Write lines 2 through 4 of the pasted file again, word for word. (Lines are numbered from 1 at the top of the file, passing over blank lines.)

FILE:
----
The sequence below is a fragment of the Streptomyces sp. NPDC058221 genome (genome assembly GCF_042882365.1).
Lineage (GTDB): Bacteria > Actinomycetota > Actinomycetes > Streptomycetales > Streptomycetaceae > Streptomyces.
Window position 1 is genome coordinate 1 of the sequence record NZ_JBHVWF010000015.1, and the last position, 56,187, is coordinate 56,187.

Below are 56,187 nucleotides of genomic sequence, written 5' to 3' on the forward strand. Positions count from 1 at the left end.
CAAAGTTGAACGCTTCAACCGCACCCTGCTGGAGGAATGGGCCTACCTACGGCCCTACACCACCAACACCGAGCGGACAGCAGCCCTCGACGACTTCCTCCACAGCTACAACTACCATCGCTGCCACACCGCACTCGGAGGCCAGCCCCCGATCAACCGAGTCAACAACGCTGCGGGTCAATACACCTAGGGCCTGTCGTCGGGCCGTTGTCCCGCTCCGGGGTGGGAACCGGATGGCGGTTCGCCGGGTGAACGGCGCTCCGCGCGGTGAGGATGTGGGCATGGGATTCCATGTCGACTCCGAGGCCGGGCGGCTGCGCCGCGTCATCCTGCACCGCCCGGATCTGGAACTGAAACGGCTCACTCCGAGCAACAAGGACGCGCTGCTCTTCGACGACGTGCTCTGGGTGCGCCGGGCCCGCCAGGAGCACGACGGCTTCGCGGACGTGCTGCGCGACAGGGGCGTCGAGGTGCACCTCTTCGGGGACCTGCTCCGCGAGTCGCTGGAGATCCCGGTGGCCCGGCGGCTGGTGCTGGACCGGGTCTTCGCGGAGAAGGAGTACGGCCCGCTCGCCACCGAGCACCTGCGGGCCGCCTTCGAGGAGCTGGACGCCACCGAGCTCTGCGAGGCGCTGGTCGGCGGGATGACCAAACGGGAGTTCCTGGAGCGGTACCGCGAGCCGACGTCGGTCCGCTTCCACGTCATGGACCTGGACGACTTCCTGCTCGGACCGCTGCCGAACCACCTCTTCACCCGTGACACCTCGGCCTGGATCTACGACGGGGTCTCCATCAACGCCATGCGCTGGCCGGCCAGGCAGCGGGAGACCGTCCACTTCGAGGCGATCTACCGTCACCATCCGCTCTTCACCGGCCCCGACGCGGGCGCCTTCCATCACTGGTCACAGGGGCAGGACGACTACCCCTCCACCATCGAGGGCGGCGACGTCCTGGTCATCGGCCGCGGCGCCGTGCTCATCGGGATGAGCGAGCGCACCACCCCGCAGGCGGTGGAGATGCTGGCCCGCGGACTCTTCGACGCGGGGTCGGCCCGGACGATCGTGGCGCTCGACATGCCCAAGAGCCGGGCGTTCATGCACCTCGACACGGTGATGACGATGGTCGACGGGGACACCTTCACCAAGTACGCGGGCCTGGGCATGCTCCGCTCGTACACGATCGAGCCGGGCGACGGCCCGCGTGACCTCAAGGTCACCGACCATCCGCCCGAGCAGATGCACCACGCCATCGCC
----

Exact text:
Lineage (GTDB): Bacteria > Actinomycetota > Actinomycetes > Streptomycetales > Streptomycetaceae > Streptomyces.
Window position 1 is genome coordinate 1 of the sequence record NZ_JBHVWF010000015.1, and the last position, 56,187, is coordinate 56,187.

Below are 56,187 nucleotides of genomic sequence, written 5' to 3' on the forward strand. Positions count from 1 at the left end.